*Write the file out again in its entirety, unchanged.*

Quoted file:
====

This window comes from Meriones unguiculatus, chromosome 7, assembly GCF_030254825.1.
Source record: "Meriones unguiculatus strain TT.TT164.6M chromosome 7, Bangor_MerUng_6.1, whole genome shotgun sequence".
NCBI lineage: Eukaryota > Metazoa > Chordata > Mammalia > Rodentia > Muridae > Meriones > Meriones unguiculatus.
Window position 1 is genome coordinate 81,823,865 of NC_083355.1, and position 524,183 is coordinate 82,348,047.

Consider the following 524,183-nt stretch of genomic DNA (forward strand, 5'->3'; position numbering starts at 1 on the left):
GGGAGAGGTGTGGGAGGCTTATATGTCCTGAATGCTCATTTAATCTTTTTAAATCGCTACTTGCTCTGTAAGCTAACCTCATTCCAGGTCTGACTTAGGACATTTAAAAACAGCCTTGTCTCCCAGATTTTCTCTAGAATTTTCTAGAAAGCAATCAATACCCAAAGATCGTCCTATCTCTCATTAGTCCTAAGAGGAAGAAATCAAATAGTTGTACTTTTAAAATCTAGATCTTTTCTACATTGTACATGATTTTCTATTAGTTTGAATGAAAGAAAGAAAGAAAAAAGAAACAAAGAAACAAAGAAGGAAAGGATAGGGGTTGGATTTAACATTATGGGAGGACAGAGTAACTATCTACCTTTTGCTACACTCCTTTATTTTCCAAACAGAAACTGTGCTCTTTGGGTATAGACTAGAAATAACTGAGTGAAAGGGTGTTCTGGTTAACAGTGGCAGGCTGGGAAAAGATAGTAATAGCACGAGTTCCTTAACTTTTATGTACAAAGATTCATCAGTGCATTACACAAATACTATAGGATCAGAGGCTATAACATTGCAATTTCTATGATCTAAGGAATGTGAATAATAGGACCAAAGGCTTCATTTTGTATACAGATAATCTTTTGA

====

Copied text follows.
This window comes from Meriones unguiculatus, chromosome 7, assembly GCF_030254825.1.
Source record: "Meriones unguiculatus strain TT.TT164.6M chromosome 7, Bangor_MerUng_6.1, whole genome shotgun sequence".
NCBI lineage: Eukaryota > Metazoa > Chordata > Mammalia > Rodentia > Muridae > Meriones > Meriones unguiculatus.
Window position 1 is genome coordinate 81,823,865 of NC_083355.1, and position 524,183 is coordinate 82,348,047.

Consider the following 524,183-nt stretch of genomic DNA (forward strand, 5'->3'; position numbering starts at 1 on the left):
GGGAGAGGTGTGGGAGGCTTATATGTCCTGAATGCTCATTTAATCTTTTTAAATCGCTACTTGCTCTGTAAGCTAACCTCATTCCAGGTCTGACTTAGGACATTTAAAAACAGCCTTGTCTCCCAGATTTTCTCTAGAATTTTCTAGAAAGCAATCAATACCCAAAGATCGTCCTATCTCTCATTAGTCCTAAGAGGAAGAAATCAAATAGTTGTACTTTTAAAATCTAGATCTTTTCTACATTGTACATGATTTTCTATTAGTTTGAATGAAAGAAAGAAAGAAAAAAGAAACAAAGAAACAAAGAAGGAAAGGATAGGGGTTGGATTTAACATTATGGGAGGACAGAGTAACTATCTACCTTTTGCTACACTCCTTTATTTTCCAAACAGAAACTGTGCTCTTTGGGTATAGACTAGAAATAACTGAGTGAAAGGGTGTTCTGGTTAACAGTGGCAGGCTGGGAAAAGATAGTAATAGCACGAGTTCCTTAACTTTTATGTACAAAGATTCATCAGTGCATTACACAAATACTATAGGATCAGAGGCTATAACATTGCAATTTCTATGATCTAAGGAATGTGAATAATAGGACCAAAGGCTTCATTTTGTATACAGATAATCTTTTGA